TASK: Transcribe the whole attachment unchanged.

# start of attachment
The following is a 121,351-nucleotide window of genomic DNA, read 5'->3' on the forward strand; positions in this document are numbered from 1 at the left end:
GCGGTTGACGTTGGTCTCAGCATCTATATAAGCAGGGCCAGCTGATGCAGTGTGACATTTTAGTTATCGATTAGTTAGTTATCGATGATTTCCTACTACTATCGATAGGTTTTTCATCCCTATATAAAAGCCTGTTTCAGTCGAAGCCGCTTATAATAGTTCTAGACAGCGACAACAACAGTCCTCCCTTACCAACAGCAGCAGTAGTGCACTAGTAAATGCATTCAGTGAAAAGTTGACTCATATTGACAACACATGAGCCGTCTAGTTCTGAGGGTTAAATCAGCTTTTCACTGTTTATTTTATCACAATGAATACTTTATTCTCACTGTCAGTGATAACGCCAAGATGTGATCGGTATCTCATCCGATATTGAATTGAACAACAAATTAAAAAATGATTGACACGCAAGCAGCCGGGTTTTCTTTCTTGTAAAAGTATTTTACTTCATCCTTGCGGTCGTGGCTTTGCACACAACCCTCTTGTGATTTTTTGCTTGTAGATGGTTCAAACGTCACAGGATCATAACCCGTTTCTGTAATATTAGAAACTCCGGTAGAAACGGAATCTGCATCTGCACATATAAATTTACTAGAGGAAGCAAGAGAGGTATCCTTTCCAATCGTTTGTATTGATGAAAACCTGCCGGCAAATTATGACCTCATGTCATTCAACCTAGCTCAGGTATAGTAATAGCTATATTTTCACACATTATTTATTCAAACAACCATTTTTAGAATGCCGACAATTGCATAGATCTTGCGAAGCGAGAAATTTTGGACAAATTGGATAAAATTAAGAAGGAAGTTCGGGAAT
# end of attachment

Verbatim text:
The following is a 121,351-nucleotide window of genomic DNA, read 5'->3' on the forward strand; positions in this document are numbered from 1 at the left end:
GCGGTTGACGTTGGTCTCAGCATCTATATAAGCAGGGCCAGCTGATGCAGTGTGACATTTTAGTTATCGATTAGTTAGTTATCGATGATTTCCTACTACTATCGATAGGTTTTTCATCCCTATATAAAAGCCTGTTTCAGTCGAAGCCGCTTATAATAGTTCTAGACAGCGACAACAACAGTCCTCCCTTACCAACAGCAGCAGTAGTGCACTAGTAAATGCATTCAGTGAAAAGTTGACTCATATTGACAACACATGAGCCGTCTAGTTCTGAGGGTTAAATCAGCTTTTCACTGTTTATTTTATCACAATGAATACTTTATTCTCACTGTCAGTGATAACGCCAAGATGTGATCGGTATCTCATCCGATATTGAATTGAACAACAAATTAAAAAATGATTGACACGCAAGCAGCCGGGTTTTCTTTCTTGTAAAAGTATTTTACTTCATCCTTGCGGTCGTGGCTTTGCACACAACCCTCTTGTGATTTTTTGCTTGTAGATGGTTCAAACGTCACAGGATCATAACCCGTTTCTGTAATATTAGAAACTCCGGTAGAAACGGAATCTGCATCTGCACATATAAATTTACTAGAGGAAGCAAGAGAGGTATCCTTTCCAATCGTTTGTATTGATGAAAACCTGCCGGCAAATTATGACCTCATGTCATTCAACCTAGCTCAGGTATAGTAATAGCTATATTTTCACACATTATTTATTCAAACAACCATTTTTAGAATGCCGACAATTGCATAGATCTTGCGAAGCGAGAAATTTTGGACAAATTGGATAAAATTAAGAAGGAAGTTCGGGAAT